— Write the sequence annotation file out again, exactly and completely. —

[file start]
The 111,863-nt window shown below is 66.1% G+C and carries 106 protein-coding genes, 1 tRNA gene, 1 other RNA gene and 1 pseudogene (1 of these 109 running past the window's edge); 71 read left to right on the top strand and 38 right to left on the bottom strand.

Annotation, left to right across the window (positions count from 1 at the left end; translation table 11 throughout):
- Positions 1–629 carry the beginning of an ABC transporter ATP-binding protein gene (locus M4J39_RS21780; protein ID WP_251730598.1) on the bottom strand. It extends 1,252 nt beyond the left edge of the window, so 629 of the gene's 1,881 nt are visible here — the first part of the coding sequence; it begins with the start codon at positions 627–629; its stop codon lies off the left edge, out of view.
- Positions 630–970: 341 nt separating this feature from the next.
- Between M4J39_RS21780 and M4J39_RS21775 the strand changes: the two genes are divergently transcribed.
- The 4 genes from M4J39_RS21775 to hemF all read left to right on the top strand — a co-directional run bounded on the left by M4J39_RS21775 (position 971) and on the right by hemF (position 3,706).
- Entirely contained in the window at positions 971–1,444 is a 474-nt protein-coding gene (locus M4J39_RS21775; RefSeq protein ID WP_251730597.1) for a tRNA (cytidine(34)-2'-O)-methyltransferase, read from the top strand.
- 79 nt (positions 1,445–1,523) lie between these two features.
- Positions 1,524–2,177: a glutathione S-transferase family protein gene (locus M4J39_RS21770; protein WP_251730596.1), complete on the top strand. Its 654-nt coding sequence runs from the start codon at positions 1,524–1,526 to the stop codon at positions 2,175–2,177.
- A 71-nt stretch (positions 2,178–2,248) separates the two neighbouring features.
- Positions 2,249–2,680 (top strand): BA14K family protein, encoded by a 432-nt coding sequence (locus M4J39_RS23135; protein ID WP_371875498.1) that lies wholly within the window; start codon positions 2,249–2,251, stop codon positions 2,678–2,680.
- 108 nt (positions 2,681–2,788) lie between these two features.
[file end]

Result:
The 111,863-nt window shown below is 66.1% G+C and carries 106 protein-coding genes, 1 tRNA gene, 1 other RNA gene and 1 pseudogene (1 of these 109 running past the window's edge); 71 read left to right on the top strand and 38 right to left on the bottom strand.

Annotation, left to right across the window (positions count from 1 at the left end; translation table 11 throughout):
- Positions 1–629 carry the beginning of an ABC transporter ATP-binding protein gene (locus M4J39_RS21780; protein ID WP_251730598.1) on the bottom strand. It extends 1,252 nt beyond the left edge of the window, so 629 of the gene's 1,881 nt are visible here — the first part of the coding sequence; it begins with the start codon at positions 627–629; its stop codon lies off the left edge, out of view.
- Positions 630–970: 341 nt separating this feature from the next.
- Between M4J39_RS21780 and M4J39_RS21775 the strand changes: the two genes are divergently transcribed.
- The 4 genes from M4J39_RS21775 to hemF all read left to right on the top strand — a co-directional run bounded on the left by M4J39_RS21775 (position 971) and on the right by hemF (position 3,706).
- Entirely contained in the window at positions 971–1,444 is a 474-nt protein-coding gene (locus M4J39_RS21775; RefSeq protein ID WP_251730597.1) for a tRNA (cytidine(34)-2'-O)-methyltransferase, read from the top strand.
- 79 nt (positions 1,445–1,523) lie between these two features.
- Positions 1,524–2,177: a glutathione S-transferase family protein gene (locus M4J39_RS21770; protein WP_251730596.1), complete on the top strand. Its 654-nt coding sequence runs from the start codon at positions 1,524–1,526 to the stop codon at positions 2,175–2,177.
- A 71-nt stretch (positions 2,178–2,248) separates the two neighbouring features.
- Positions 2,249–2,680 (top strand): BA14K family protein, encoded by a 432-nt coding sequence (locus M4J39_RS23135; protein ID WP_371875498.1) that lies wholly within the window; start codon positions 2,249–2,251, stop codon positions 2,678–2,680.
- 108 nt (positions 2,681–2,788) lie between these two features.